The Interview

Review by David Jenkins @daveyjenkins

Directed by

Evan Goldberg Seth Rogen

Starring

James Franco Seth Rogen

Anticipation.

During December of 2014, anticipation rose to an unprecedented score of 44.

Enjoyment.

Funny and sharp enough to warrant the furore.

In Retrospect.

Hard to tell if there will be more or less of this kind of button-pushing in the future. Hopefully more.

Seth Rogen and James Franco topple communism with comic truth bombs in this jolly satire.

For a New York minute there, Seth Rogen and Evan Goldberg’s The Interview was destined to become enshrined in cinematic infamy – a comedy film yanked abruptly from screening venues in an ad-hoc eleventh-hour bid to cool geopolitical tensions between the USA and the Democratic People’s Republic of Korea.

Forget the box office or the critical notices for a moment – how many filmmakers can actually claim to have made something whose shrill comic wail echoed down the corridors of power? It’s the kind of top end, mountain-moving relevance that politically-hued documentary films would crave, that polemicists such as Michael Moore would bite someone’s finger off just to brush the hem of its symbolic garment.

Furore aside, this is a film that would have likely floated down the chute largely unnoticed, probably accompanied by some thinkpiece-shaped bracken, and possibly to the sound of a few mild titters. Maybe “impact” is the wrong term to describe the effect it had. It left an imprint. A humongous, multi-taloned, indefinable, ugly imprint. It was a little like Joe Dante’s film Matinee, in which a the life-affirming magic of the nickelodeon was employed as a distraction from the Cuban Missile Crisis, except here, it was the cinema causing the Cuban Missile Crisis. And were the film not good enough, its satire not barbed enough, its jokes not vulgar enough, its politics not un-PC enough, no-one would’ve given a damn.

Or, at least that was what the news agenda wanted us to think. Every minute twist in the plot came foreshadowed by idle speculation and then chased with in-depth interpretations and crass opinionising. And what could be more juicy than a film about a plot to assassinate Kim Jong-un than a film about a plot to assassinate Kim Jong-un which results in Kim Jong-un wanting to liquidate the western world? Whether this was the invented media narrative or the facts of the matter are irrelevant, it’s the fact that we’ll never really know which is the sad thing, unless some brave soul wants to dive back into that particular content bog and fish for the pearls of truth, such as they are.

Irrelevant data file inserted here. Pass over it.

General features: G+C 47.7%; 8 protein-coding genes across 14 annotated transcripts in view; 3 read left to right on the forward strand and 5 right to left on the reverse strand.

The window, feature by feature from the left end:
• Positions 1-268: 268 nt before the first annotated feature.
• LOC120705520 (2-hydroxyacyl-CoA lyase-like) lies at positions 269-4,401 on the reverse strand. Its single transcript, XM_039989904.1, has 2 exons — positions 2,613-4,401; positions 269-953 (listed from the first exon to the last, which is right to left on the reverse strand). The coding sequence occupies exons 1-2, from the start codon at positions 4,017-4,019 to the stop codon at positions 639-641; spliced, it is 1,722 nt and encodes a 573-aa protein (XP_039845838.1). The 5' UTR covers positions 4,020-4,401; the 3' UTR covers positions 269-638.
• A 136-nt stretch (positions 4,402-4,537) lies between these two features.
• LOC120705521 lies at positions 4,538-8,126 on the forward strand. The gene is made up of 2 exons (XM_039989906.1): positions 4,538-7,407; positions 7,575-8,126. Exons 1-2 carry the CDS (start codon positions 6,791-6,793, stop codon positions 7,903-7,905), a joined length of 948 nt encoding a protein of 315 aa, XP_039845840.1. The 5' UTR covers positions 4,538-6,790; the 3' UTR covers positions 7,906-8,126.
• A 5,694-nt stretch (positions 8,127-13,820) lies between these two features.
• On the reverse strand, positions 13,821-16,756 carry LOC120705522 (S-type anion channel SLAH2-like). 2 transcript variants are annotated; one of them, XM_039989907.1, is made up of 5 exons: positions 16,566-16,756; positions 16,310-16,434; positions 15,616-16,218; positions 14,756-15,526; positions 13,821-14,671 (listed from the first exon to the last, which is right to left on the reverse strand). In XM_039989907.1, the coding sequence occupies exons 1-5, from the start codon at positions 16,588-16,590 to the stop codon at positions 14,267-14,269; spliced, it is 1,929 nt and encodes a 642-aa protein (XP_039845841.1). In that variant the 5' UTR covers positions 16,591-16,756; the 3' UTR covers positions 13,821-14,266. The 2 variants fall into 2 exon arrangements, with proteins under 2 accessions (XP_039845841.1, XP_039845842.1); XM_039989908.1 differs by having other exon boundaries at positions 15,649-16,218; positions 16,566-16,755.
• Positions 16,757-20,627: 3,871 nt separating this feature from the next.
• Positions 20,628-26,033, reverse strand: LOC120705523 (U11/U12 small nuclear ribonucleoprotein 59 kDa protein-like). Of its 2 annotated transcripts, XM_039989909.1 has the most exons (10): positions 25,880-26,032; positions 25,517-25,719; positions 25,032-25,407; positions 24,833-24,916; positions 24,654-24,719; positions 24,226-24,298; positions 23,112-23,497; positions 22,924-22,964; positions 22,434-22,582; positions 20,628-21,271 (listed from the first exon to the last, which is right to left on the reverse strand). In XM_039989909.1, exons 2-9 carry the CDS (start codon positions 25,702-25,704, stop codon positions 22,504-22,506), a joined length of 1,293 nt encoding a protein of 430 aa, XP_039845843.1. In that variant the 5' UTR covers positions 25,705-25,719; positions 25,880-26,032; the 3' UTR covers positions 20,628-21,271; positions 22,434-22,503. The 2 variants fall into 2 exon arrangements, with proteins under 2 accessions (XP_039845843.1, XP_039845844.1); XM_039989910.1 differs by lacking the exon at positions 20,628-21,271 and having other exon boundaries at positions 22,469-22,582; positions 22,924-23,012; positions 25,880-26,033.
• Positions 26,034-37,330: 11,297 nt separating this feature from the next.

But the big reveal at the end of this nail-biting thriller plotline was that, finally, no-one actually cared. The world didn’t end. People seemed to shuffle if not flock to see this movie which had, by political proxy, secured more gratis prime-time advertising than all the studios combined could every hope to fork out for. And you can’t help but applaud the irony of this all being a about a film which skewers the venality of infotainment and cultural dumbing-down, but also says that the media does possess a power which can topple nations far more effectively than concealed strips of ricin.

Whether the film is good or bad is irrelevant, as its work was done long before it (eventually) hit cinemas. And it would essentially have to be a Renoir-level masterpiece to live up to the story of its own making, and without sounding disingenuous, it ain’t that. Maybe a good comparison would be Joseph Mankiewicz’s Cleopatra or Otto Preminger’s Rosebud, films that are far more interesting to talk about than to actually watch.

Published 5 Feb 2015

Tags: James Franco Seth Rogen

Anticipation.

During December of 2014, anticipation rose to an unprecedented score of 44.

Enjoyment.

Funny and sharp enough to warrant the furore.

In Retrospect.

Hard to tell if there will be more or less of this kind of button-pushing in the future. Hopefully more.

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